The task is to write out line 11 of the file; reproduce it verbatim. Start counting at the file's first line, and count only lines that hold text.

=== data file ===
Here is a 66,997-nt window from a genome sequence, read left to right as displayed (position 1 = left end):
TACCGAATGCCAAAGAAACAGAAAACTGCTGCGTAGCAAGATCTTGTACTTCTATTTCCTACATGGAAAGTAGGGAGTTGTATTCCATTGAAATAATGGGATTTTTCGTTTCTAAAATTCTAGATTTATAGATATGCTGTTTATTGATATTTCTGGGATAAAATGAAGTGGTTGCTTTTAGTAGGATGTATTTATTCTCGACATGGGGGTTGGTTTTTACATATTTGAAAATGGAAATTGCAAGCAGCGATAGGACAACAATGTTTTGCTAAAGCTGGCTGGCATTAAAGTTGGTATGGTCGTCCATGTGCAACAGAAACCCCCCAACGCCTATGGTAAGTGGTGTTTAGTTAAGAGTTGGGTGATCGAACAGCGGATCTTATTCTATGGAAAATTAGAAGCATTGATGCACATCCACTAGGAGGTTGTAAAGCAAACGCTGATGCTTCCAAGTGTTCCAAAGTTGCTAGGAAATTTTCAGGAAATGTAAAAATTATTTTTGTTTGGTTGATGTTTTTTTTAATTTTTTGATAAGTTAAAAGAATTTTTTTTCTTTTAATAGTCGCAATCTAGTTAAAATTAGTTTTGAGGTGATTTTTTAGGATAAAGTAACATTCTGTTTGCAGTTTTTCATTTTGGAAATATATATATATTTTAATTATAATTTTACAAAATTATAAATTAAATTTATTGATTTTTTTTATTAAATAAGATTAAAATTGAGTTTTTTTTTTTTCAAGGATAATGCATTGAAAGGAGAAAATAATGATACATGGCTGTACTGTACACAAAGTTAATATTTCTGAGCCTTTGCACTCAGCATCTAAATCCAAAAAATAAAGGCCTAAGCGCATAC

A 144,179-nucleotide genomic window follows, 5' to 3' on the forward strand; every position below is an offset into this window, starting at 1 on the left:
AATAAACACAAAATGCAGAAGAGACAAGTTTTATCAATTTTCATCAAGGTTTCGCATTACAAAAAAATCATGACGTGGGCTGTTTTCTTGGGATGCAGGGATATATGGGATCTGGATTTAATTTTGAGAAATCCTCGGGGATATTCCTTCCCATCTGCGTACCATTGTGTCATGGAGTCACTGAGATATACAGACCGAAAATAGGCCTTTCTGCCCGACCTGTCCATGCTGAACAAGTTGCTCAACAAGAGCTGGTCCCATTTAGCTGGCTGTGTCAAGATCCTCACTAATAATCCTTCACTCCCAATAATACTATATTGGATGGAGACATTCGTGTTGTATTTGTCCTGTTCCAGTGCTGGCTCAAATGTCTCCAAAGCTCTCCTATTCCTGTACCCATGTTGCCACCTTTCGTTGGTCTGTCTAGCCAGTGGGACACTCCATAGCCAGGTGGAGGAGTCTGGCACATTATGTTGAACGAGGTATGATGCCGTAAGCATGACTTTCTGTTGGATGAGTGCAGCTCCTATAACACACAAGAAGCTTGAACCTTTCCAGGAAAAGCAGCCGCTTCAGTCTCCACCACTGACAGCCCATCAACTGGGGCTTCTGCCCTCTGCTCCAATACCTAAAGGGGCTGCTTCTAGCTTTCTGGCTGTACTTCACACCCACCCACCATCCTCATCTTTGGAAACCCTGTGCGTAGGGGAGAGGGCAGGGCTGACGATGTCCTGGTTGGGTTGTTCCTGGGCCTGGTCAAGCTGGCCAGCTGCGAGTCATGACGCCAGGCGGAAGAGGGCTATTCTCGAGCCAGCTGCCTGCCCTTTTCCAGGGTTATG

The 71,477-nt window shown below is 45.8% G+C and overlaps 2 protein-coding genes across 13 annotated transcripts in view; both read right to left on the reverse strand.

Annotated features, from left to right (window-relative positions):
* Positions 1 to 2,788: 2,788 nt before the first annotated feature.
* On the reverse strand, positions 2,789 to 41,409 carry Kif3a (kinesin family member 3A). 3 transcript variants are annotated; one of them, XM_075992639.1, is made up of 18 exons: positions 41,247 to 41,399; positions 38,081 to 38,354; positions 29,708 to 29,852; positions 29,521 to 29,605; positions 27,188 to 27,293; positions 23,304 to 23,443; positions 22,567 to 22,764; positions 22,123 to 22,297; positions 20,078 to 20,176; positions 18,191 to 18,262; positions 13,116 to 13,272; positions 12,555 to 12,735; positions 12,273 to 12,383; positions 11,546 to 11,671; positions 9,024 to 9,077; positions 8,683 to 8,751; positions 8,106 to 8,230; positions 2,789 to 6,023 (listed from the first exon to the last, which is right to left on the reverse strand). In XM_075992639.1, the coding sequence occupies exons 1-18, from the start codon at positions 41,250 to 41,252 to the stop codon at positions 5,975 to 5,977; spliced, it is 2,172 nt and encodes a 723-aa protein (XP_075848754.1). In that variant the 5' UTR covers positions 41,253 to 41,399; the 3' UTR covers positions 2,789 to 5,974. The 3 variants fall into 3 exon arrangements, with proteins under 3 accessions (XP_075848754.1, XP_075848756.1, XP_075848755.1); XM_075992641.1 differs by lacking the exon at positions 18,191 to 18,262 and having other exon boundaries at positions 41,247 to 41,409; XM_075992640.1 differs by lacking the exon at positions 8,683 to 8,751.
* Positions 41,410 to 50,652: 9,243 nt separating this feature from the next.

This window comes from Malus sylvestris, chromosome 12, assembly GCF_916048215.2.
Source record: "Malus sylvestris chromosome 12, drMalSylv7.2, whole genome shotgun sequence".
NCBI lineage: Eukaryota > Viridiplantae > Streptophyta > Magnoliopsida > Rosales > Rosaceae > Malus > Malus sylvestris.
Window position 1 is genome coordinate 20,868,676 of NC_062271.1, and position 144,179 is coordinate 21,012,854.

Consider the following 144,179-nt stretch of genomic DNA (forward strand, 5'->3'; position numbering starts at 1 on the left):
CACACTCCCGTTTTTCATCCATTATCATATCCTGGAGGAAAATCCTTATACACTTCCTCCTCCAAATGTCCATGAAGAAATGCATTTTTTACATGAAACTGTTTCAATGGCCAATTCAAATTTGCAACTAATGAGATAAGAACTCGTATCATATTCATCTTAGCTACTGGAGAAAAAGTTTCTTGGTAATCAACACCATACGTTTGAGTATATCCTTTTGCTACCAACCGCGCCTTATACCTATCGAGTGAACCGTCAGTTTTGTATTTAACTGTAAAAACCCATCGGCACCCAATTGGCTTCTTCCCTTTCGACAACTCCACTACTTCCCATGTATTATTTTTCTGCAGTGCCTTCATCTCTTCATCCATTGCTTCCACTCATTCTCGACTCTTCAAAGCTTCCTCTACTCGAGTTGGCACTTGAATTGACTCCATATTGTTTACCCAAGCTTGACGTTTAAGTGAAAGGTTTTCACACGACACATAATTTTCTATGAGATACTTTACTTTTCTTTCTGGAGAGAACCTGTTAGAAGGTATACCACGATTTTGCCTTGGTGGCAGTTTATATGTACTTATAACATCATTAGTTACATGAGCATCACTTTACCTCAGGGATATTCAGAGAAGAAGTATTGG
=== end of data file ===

Source record: "Malus sylvestris chromosome 12, drMalSylv7.2, whole genome shotgun sequence".